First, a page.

Charleston City Council has passed an emergency ordinance that will allow the city’s planning bodies to meet virtually during the coronavirus pandemic to approve projects and receive public input.
The ordinance affects the Planning Commission, the Board of Zoning Appeals, the Board of Architectural Review and the Design Review Board.
Mayor John Tecklenburg said the ordinance was necessary because the “stay home or work” order Gov. Henry McMaster issued Monday doesn’t affect local government meetings.
“So frankly, what we’re proposing to be able to do with our … boards is in fact just what the governor is not just asking us to do — he’s ordering us to do so,” Tecklenburg said.
A similar ordinance was considered by City Council two weeks ago, but council members were concerned that virtual planning meetings would restrict public participation and they wanted to give the public time to give input on the proposal.
District 9 Councilman Peter Shahid was one of three council members to vote against the ordinance, citing the same concerns that had been brought up a fortnight ago.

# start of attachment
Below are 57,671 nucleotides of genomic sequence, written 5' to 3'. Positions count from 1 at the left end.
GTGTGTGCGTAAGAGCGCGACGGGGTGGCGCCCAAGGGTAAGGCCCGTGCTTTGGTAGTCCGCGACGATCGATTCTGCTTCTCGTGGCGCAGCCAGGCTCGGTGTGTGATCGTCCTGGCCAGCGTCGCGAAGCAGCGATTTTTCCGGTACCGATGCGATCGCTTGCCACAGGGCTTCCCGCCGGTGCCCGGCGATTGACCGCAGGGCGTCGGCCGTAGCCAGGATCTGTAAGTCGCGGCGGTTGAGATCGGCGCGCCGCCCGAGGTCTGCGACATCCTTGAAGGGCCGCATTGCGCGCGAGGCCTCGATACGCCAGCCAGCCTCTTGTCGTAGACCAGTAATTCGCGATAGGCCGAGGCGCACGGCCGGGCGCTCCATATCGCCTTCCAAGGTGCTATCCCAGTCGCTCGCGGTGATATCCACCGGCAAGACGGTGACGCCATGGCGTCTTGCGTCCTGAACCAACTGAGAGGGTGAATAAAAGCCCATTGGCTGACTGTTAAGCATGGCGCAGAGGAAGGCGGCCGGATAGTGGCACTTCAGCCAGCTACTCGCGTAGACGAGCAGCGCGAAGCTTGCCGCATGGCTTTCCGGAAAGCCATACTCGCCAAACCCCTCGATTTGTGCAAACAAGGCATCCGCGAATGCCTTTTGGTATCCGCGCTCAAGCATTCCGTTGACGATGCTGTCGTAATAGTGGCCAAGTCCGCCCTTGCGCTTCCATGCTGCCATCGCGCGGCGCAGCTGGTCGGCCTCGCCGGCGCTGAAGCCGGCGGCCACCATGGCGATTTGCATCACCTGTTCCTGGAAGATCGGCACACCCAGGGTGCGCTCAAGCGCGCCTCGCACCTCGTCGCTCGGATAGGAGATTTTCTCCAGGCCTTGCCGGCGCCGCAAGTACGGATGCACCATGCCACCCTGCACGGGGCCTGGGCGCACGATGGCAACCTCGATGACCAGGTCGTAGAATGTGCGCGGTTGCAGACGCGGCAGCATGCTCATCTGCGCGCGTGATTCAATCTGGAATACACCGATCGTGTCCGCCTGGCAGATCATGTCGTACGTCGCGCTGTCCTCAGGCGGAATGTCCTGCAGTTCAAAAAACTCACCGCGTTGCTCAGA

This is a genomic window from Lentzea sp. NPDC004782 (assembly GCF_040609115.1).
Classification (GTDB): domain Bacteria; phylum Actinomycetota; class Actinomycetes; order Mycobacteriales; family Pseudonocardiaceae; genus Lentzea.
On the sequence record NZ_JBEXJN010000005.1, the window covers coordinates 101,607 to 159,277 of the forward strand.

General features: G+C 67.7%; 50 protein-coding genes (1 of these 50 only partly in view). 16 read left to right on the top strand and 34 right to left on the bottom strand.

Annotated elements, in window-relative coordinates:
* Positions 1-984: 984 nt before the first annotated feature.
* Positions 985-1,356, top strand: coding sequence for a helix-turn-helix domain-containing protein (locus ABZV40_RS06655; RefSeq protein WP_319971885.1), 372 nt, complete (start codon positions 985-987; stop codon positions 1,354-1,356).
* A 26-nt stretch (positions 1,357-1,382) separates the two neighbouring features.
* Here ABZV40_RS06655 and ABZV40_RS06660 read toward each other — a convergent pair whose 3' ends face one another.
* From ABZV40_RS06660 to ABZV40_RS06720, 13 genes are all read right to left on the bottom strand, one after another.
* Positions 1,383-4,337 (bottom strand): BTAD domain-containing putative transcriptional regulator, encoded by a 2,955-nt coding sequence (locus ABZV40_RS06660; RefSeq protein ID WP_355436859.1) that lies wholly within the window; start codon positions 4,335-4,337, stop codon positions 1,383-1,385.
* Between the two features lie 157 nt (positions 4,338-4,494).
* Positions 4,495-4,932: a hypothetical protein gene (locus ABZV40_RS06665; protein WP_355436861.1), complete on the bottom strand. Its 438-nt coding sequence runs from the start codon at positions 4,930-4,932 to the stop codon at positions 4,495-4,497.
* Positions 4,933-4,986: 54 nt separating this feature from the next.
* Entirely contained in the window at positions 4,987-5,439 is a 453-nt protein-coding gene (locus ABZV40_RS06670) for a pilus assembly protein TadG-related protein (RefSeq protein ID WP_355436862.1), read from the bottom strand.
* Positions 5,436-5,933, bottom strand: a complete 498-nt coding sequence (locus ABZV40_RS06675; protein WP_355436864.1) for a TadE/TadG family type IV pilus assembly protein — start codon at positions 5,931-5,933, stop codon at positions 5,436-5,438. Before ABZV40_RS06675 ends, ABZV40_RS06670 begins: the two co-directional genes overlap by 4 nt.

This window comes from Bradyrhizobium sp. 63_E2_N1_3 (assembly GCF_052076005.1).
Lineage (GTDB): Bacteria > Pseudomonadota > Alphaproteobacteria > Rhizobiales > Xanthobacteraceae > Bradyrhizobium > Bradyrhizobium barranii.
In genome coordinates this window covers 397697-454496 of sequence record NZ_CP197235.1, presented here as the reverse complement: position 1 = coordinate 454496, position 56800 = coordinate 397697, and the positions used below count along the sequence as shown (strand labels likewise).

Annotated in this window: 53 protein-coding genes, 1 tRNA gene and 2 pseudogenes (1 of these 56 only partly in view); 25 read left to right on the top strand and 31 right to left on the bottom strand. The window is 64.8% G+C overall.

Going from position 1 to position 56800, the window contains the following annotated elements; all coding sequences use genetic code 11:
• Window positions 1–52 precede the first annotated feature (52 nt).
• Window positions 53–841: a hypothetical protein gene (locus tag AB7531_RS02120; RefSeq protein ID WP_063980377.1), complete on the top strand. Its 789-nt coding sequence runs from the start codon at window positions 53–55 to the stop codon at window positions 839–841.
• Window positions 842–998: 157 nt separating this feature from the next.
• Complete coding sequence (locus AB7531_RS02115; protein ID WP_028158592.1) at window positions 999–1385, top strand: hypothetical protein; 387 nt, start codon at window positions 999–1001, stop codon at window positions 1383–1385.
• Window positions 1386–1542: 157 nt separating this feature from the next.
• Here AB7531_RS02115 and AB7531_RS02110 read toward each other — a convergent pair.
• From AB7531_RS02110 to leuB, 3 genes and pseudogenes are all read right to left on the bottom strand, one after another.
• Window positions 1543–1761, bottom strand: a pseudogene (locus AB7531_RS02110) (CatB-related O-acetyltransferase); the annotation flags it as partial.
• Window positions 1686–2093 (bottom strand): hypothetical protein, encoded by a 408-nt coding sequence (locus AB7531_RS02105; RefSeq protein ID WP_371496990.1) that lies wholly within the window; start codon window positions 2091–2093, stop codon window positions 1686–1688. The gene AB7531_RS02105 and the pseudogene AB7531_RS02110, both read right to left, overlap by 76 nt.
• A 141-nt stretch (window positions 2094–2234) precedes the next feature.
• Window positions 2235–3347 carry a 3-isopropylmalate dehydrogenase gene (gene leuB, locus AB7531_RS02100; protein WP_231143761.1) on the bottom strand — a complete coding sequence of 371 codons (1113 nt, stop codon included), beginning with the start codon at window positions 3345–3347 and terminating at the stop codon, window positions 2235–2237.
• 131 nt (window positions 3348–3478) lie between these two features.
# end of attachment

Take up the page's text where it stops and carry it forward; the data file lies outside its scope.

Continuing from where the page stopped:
“I’m afraid with this process, we’re losing out a lot on the face-to-face, person-to-person communication that we need to have,” he said.
Shahid added that one of the public comments came from a former chairman of the Planning Commission, and he gave that a lot of weight.
“This is such a drastic step that we’re taking, and having to cut out the little man on this thing that I’m going to vote against it,” he said.
District 1 Councilwoman Marie Delcioppo and District 8 Councilman Mike Seekings also voted against the proposal.
Jacob Lindsey, Charleston’s planning director, said 37 agenda items have already been advertised at five meetings that were canceled in the past few weeks, and an additional seven upcoming meetings were in jeopardy in the coming weeks without a virtual meeting ordinance.
The public will be able to participate in the virtual meetings by writing or calling with their comments ahead of time; speaking at the virtual meeting via the platform being utilized; or appearing via video at a physical location provided by the city.
City Council meets via Zoom and broadcasts its meetings on the city’s YouTube channel, though all public comments at City Council meetings thus far have been received in writing or via voicemail.
The city plans to conduct several test runs before conducting the first virtual meeting to work out any flaws.g